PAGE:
In 2001, Fluor-2 forwarded to The Hartford copies of its 2000 annual report, along with a 2000 letter to shareholders, under cover of a letter that summarized the reverse spin-off in a single paragraph. The letter did not, however, specifically assert that Fluor’s rights under its CGL policies were transferred to Fluor-2, nor did it ask The Hartford to consent to an assignment of those rights. Thereafter, Fluor-2 tendered claims under the policies on its own behalf, but it did so under the name of its predecessor, “Fluor Corporation.” The Hartford’s claims handler testified that he believed these claims had been submitted by the original insured. His company continued to provide defense and indemnity payments and to collect retrospective premiums that were chargeable under some of The Hartford’s policies.
In February 2006, because of a dispute over unrelated coverage issues. Fluor-2 brought a declaratory judgment action against The Hartford. In 2009, The Hartford filed a second amended cross-complaint in that action, in which it asserted that any purported assignment of original Fluor’s rights under the CGL policies would have been ineffective, because the policies contained anti-assignment provisions. The Hartford also sought reimbursement of the defense and indemnity payments it had made.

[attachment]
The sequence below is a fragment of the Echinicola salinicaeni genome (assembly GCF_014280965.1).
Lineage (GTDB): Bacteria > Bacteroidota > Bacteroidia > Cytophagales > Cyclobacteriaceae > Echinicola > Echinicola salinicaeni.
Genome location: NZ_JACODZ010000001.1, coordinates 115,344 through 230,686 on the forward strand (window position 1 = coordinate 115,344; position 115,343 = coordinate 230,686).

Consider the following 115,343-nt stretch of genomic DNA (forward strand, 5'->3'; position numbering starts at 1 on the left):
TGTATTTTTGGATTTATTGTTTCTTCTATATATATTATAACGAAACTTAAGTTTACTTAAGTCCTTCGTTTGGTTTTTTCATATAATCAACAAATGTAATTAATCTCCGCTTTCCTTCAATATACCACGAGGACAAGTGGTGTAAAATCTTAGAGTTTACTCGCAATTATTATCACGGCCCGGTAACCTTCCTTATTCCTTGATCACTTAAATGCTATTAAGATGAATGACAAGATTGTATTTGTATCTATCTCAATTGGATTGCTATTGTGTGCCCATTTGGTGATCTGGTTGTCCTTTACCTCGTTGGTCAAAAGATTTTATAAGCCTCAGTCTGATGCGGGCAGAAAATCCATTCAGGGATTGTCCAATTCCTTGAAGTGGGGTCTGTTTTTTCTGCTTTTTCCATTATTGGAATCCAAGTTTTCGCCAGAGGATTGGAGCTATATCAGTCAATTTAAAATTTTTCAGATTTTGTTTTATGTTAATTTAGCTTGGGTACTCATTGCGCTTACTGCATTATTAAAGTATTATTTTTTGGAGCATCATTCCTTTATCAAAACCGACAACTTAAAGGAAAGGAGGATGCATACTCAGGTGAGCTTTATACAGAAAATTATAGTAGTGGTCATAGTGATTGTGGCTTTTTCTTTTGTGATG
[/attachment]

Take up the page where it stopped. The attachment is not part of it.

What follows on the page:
The trial court denied Fluor-2’s motion for summary judgment on The Hartford’s claims. The court felt bound to follow the Supreme Court’s decision in Henkel, which had enforced an identical anti-assignment provision under similar circumstances. In Henkel, the court had ruled that an insured’s claim under a liability policy could not be assigned before it had been “reduced to a sum of money due or to become due under the policy.” 29 Cal.4th at 944. In other words, the anti-assignment provision was enforceable until the underlying claim was resolved by settlement or judgment.
The New Rule
The Supreme Court accepted an appeal from the case to address whether an obscure statute, enacted in 1872, Section 520 of the California Insurance Code, compelled a different result from the one the court had reached inHenkel. Section 520 was re-adopted in 1935 and amended in 1947. However, neither party in the Henkel case had cited the statute, and the court had not considered it. In pertinent part, Section 520 provides: